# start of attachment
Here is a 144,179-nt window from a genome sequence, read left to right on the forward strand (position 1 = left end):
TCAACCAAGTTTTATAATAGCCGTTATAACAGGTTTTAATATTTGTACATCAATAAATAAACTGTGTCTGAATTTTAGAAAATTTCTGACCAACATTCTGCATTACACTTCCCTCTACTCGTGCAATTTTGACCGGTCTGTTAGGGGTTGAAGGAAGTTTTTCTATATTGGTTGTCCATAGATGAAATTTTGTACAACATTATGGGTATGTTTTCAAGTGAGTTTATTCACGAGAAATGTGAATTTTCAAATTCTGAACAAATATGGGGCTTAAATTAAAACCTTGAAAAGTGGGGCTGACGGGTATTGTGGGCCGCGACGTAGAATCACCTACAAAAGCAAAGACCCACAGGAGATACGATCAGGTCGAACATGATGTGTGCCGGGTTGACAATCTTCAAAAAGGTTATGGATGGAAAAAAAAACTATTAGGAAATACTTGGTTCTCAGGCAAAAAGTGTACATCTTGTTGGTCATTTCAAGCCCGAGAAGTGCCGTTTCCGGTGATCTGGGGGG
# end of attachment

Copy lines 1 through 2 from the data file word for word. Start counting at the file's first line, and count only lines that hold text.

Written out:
Here is a 144,179-nt window from a genome sequence, read left to right on the forward strand (position 1 = left end):
TCAACCAAGTTTTATAATAGCCGTTATAACAGGTTTTAATATTTGTACATCAATAAATAAACTGTGTCTGAATTTTAGAAAATTTCTGACCAACATTCTGCATTACACTTCCCTCTACTCGTGCAATTTTGACCGGTCTGTTAGGGGTTGAAGGAAGTTTTTCTATATTGGTTGTCCATAGATGAAATTTTGTACAACATTATGGGTATGTTTTCAAGTGAGTTTATTCACGAGAAATGTGAATTTTCAAATTCTGAACAAATATGGGGCTTAAATTAAAACCTTGAAAAGTGGGGCTGACGGGTATTGTGGGCCGCGACGTAGAATCACCTACAAAAGCAAAGACCCACAGGAGATACGATCAGGTCGAACATGATGTGTGCCGGGTTGACAATCTTCAAAAAGGTTATGGATGGAAAAAAAAACTATTAGGAAATACTTGGTTCTCAGGCAAAAAGTGTACATCTTGTTGGTCATTTCAAGCCCGAGAAGTGCCGTTTCCGGTGATCTGGGGGG